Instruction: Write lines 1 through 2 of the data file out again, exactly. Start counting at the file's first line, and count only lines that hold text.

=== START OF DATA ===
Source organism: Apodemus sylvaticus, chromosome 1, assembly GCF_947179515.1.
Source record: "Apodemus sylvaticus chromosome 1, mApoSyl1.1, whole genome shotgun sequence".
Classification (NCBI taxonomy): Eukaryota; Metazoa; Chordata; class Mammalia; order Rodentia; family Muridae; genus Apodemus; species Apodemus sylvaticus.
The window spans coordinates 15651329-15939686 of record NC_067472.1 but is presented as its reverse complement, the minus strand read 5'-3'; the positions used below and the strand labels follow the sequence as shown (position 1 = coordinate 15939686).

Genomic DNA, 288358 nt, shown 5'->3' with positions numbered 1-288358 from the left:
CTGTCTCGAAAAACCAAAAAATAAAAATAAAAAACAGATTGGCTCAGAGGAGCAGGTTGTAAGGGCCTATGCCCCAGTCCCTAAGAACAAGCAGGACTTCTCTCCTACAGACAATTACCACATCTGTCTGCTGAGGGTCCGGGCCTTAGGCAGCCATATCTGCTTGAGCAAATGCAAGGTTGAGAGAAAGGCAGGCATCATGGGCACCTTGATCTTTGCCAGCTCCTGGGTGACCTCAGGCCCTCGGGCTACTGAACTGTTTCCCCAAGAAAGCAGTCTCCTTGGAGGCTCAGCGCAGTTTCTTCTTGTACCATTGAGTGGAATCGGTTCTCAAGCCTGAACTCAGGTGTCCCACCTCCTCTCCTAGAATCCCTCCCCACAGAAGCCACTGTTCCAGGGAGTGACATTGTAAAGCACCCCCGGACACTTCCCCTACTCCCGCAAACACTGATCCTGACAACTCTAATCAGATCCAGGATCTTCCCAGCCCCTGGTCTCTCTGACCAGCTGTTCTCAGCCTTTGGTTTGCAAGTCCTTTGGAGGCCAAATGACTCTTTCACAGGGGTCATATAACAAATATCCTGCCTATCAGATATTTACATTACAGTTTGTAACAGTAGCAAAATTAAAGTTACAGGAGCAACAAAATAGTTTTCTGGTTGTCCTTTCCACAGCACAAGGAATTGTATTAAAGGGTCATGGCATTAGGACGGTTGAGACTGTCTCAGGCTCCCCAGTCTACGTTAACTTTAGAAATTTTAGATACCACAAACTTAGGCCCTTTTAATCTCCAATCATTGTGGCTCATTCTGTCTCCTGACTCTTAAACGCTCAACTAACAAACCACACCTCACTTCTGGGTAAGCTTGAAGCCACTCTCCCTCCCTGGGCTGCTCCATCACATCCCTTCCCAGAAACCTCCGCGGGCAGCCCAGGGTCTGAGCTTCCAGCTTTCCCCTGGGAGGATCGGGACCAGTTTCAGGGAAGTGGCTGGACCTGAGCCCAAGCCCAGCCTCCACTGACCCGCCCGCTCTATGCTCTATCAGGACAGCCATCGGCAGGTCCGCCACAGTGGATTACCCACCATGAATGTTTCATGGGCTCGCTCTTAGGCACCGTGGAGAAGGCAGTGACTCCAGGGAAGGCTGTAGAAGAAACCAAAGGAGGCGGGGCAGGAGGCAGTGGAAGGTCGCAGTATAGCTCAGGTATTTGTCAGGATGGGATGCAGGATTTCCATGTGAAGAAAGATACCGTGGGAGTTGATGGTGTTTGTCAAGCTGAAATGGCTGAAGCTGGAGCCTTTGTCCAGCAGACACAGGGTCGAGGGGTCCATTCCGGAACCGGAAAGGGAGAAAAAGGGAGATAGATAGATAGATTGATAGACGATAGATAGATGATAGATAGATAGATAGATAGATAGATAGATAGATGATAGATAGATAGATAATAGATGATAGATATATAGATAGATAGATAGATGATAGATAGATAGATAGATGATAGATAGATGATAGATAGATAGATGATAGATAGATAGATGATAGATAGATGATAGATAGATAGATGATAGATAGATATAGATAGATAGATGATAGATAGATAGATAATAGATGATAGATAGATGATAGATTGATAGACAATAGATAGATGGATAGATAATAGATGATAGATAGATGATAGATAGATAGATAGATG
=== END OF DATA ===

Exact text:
Source organism: Apodemus sylvaticus, chromosome 1, assembly GCF_947179515.1.
Source record: "Apodemus sylvaticus chromosome 1, mApoSyl1.1, whole genome shotgun sequence".